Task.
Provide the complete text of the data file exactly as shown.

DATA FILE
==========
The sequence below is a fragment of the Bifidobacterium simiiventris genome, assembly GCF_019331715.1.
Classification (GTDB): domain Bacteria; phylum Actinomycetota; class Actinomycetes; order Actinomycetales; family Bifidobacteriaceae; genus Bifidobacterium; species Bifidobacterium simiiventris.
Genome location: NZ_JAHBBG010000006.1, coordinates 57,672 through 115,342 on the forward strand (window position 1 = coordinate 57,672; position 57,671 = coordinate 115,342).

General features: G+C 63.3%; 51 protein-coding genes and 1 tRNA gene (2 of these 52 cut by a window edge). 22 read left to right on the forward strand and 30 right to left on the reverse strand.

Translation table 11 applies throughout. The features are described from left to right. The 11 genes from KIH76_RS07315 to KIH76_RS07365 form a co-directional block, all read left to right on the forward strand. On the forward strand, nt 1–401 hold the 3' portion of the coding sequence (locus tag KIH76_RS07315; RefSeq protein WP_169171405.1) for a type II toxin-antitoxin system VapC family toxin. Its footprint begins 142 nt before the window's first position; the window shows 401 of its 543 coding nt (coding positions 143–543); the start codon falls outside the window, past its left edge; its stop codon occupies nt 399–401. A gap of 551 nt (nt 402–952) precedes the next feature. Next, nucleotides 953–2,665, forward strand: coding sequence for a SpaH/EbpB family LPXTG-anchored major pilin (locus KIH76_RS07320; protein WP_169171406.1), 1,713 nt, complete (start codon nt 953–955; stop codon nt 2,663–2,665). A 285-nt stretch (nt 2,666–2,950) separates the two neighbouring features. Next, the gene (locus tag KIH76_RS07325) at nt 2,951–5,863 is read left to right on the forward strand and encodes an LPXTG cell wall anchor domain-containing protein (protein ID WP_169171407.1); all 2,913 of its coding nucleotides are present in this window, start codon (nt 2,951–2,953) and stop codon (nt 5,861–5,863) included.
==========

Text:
The sequence below is a fragment of the Bifidobacterium simiiventris genome, assembly GCF_019331715.1.
Classification (GTDB): domain Bacteria; phylum Actinomycetota; class Actinomycetes; order Actinomycetales; family Bifidobacteriaceae; genus Bifidobacterium; species Bifidobacterium simiiventris.
Genome location: NZ_JAHBBG010000006.1, coordinates 57,672 through 115,342 on the forward strand (window position 1 = coordinate 57,672; position 57,671 = coordinate 115,342).

General features: G+C 63.3%; 51 protein-coding genes and 1 tRNA gene (2 of these 52 cut by a window edge). 22 read left to right on the forward strand and 30 right to left on the reverse strand.

Translation table 11 applies throughout. The features are described from left to right. The 11 genes from KIH76_RS07315 to KIH76_RS07365 form a co-directional block, all read left to right on the forward strand. On the forward strand, nt 1–401 hold the 3' portion of the coding sequence (locus tag KIH76_RS07315; RefSeq protein WP_169171405.1) for a type II toxin-antitoxin system VapC family toxin. Its footprint begins 142 nt before the window's first position; the window shows 401 of its 543 coding nt (coding positions 143–543); the start codon falls outside the window, past its left edge; its stop codon occupies nt 399–401. A gap of 551 nt (nt 402–952) precedes the next feature. Next, nucleotides 953–2,665, forward strand: coding sequence for a SpaH/EbpB family LPXTG-anchored major pilin (locus KIH76_RS07320; protein WP_169171406.1), 1,713 nt, complete (start codon nt 953–955; stop codon nt 2,663–2,665). A 285-nt stretch (nt 2,666–2,950) separates the two neighbouring features. Next, the gene (locus tag KIH76_RS07325) at nt 2,951–5,863 is read left to right on the forward strand and encodes an LPXTG cell wall anchor domain-containing protein (protein ID WP_169171407.1); all 2,913 of its coding nucleotides are present in this window, start codon (nt 2,951–2,953) and stop codon (nt 5,861–5,863) included.